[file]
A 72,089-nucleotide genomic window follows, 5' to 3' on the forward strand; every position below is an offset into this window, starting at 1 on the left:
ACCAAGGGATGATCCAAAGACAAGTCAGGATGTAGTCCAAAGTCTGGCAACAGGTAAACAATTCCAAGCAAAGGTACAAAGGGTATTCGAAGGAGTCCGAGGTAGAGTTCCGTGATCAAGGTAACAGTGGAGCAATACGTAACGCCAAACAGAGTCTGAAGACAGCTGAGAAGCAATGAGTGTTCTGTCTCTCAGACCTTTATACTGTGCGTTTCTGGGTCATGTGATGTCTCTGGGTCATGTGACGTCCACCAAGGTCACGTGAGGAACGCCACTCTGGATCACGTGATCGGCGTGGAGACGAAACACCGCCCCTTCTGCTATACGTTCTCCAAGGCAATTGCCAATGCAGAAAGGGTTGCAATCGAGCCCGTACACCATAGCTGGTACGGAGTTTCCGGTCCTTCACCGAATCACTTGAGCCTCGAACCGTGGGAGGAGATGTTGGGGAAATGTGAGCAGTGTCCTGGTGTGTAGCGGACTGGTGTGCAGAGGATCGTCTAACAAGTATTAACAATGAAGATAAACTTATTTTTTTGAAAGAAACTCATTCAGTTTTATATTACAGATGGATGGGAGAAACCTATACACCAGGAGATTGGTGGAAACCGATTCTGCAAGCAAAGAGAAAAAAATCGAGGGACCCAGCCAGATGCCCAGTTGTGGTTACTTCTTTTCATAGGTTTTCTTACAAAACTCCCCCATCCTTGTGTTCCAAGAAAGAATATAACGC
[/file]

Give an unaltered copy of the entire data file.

A 72,089-nucleotide genomic window follows, 5' to 3' on the forward strand; every position below is an offset into this window, starting at 1 on the left:
ACCAAGGGATGATCCAAAGACAAGTCAGGATGTAGTCCAAAGTCTGGCAACAGGTAAACAATTCCAAGCAAAGGTACAAAGGGTATTCGAAGGAGTCCGAGGTAGAGTTCCGTGATCAAGGTAACAGTGGAGCAATACGTAACGCCAAACAGAGTCTGAAGACAGCTGAGAAGCAATGAGTGTTCTGTCTCTCAGACCTTTATACTGTGCGTTTCTGGGTCATGTGATGTCTCTGGGTCATGTGACGTCCACCAAGGTCACGTGAGGAACGCCACTCTGGATCACGTGATCGGCGTGGAGACGAAACACCGCCCCTTCTGCTATACGTTCTCCAAGGCAATTGCCAATGCAGAAAGGGTTGCAATCGAGCCCGTACACCATAGCTGGTACGGAGTTTCCGGTCCTTCACCGAATCACTTGAGCCTCGAACCGTGGGAGGAGATGTTGGGGAAATGTGAGCAGTGTCCTGGTGTGTAGCGGACTGGTGTGCAGAGGATCGTCTAACAAGTATTAACAATGAAGATAAACTTATTTTTTTGAAAGAAACTCATTCAGTTTTATATTACAGATGGATGGGAGAAACCTATACACCAGGAGATTGGTGGAAACCGATTCTGCAAGCAAAGAGAAAAAAATCGAGGGACCCAGCCAGATGCCCAGTTGTGGTTACTTCTTTTCATAGGTTTTCTTACAAAACTCCCCCATCCTTGTGTTCCAAGAAAGAATATAACGC